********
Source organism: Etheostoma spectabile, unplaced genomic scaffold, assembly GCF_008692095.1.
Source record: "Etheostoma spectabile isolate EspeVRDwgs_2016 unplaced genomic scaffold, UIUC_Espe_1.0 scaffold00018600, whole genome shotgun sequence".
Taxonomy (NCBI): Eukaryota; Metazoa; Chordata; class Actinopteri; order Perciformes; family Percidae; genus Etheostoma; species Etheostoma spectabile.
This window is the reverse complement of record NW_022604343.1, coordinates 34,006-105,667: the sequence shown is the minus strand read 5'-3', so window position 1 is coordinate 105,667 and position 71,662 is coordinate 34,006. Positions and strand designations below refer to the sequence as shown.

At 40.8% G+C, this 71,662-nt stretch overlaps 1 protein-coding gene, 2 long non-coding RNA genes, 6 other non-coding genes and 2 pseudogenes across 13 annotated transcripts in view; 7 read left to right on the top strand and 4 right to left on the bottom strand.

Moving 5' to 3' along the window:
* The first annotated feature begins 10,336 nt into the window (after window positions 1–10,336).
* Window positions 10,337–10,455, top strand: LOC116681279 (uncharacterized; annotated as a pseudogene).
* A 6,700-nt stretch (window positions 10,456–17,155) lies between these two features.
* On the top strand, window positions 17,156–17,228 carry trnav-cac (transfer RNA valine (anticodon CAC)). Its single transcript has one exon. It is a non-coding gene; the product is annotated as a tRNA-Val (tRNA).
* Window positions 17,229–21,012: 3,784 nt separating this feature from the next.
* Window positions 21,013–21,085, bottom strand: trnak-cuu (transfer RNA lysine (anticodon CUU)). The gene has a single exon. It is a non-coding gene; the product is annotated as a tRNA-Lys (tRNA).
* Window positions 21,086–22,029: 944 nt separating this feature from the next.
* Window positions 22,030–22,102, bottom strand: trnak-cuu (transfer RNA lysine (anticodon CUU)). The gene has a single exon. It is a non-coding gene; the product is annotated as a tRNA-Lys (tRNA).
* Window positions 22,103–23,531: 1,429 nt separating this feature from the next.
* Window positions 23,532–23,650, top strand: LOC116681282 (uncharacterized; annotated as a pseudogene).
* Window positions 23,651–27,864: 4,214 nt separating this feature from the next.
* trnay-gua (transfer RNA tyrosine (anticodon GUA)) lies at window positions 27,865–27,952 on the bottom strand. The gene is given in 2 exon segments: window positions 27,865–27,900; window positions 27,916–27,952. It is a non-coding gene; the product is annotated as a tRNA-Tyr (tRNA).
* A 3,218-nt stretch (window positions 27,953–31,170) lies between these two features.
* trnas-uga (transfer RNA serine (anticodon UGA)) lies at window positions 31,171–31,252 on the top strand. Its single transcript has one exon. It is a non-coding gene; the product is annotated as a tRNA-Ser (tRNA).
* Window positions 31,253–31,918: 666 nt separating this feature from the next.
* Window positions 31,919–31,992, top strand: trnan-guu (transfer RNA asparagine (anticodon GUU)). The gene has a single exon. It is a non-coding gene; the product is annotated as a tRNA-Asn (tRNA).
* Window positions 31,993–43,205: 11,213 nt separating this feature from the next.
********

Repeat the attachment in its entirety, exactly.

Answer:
Source organism: Etheostoma spectabile, unplaced genomic scaffold, assembly GCF_008692095.1.
Source record: "Etheostoma spectabile isolate EspeVRDwgs_2016 unplaced genomic scaffold, UIUC_Espe_1.0 scaffold00018600, whole genome shotgun sequence".
Taxonomy (NCBI): Eukaryota; Metazoa; Chordata; class Actinopteri; order Perciformes; family Percidae; genus Etheostoma; species Etheostoma spectabile.
This window is the reverse complement of record NW_022604343.1, coordinates 34,006-105,667: the sequence shown is the minus strand read 5'-3', so window position 1 is coordinate 105,667 and position 71,662 is coordinate 34,006. Positions and strand designations below refer to the sequence as shown.

At 40.8% G+C, this 71,662-nt stretch overlaps 1 protein-coding gene, 2 long non-coding RNA genes, 6 other non-coding genes and 2 pseudogenes across 13 annotated transcripts in view; 7 read left to right on the top strand and 4 right to left on the bottom strand.

Moving 5' to 3' along the window:
* The first annotated feature begins 10,336 nt into the window (after window positions 1–10,336).
* Window positions 10,337–10,455, top strand: LOC116681279 (uncharacterized; annotated as a pseudogene).
* A 6,700-nt stretch (window positions 10,456–17,155) lies between these two features.
* On the top strand, window positions 17,156–17,228 carry trnav-cac (transfer RNA valine (anticodon CAC)). Its single transcript has one exon. It is a non-coding gene; the product is annotated as a tRNA-Val (tRNA).
* Window positions 17,229–21,012: 3,784 nt separating this feature from the next.
* Window positions 21,013–21,085, bottom strand: trnak-cuu (transfer RNA lysine (anticodon CUU)). The gene has a single exon. It is a non-coding gene; the product is annotated as a tRNA-Lys (tRNA).
* Window positions 21,086–22,029: 944 nt separating this feature from the next.
* Window positions 22,030–22,102, bottom strand: trnak-cuu (transfer RNA lysine (anticodon CUU)). The gene has a single exon. It is a non-coding gene; the product is annotated as a tRNA-Lys (tRNA).
* Window positions 22,103–23,531: 1,429 nt separating this feature from the next.
* Window positions 23,532–23,650, top strand: LOC116681282 (uncharacterized; annotated as a pseudogene).
* Window positions 23,651–27,864: 4,214 nt separating this feature from the next.
* trnay-gua (transfer RNA tyrosine (anticodon GUA)) lies at window positions 27,865–27,952 on the bottom strand. The gene is given in 2 exon segments: window positions 27,865–27,900; window positions 27,916–27,952. It is a non-coding gene; the product is annotated as a tRNA-Tyr (tRNA).
* A 3,218-nt stretch (window positions 27,953–31,170) lies between these two features.
* trnas-uga (transfer RNA serine (anticodon UGA)) lies at window positions 31,171–31,252 on the top strand. Its single transcript has one exon. It is a non-coding gene; the product is annotated as a tRNA-Ser (tRNA).
* Window positions 31,253–31,918: 666 nt separating this feature from the next.
* Window positions 31,919–31,992, top strand: trnan-guu (transfer RNA asparagine (anticodon GUU)). The gene has a single exon. It is a non-coding gene; the product is annotated as a tRNA-Asn (tRNA).
* Window positions 31,993–43,205: 11,213 nt separating this feature from the next.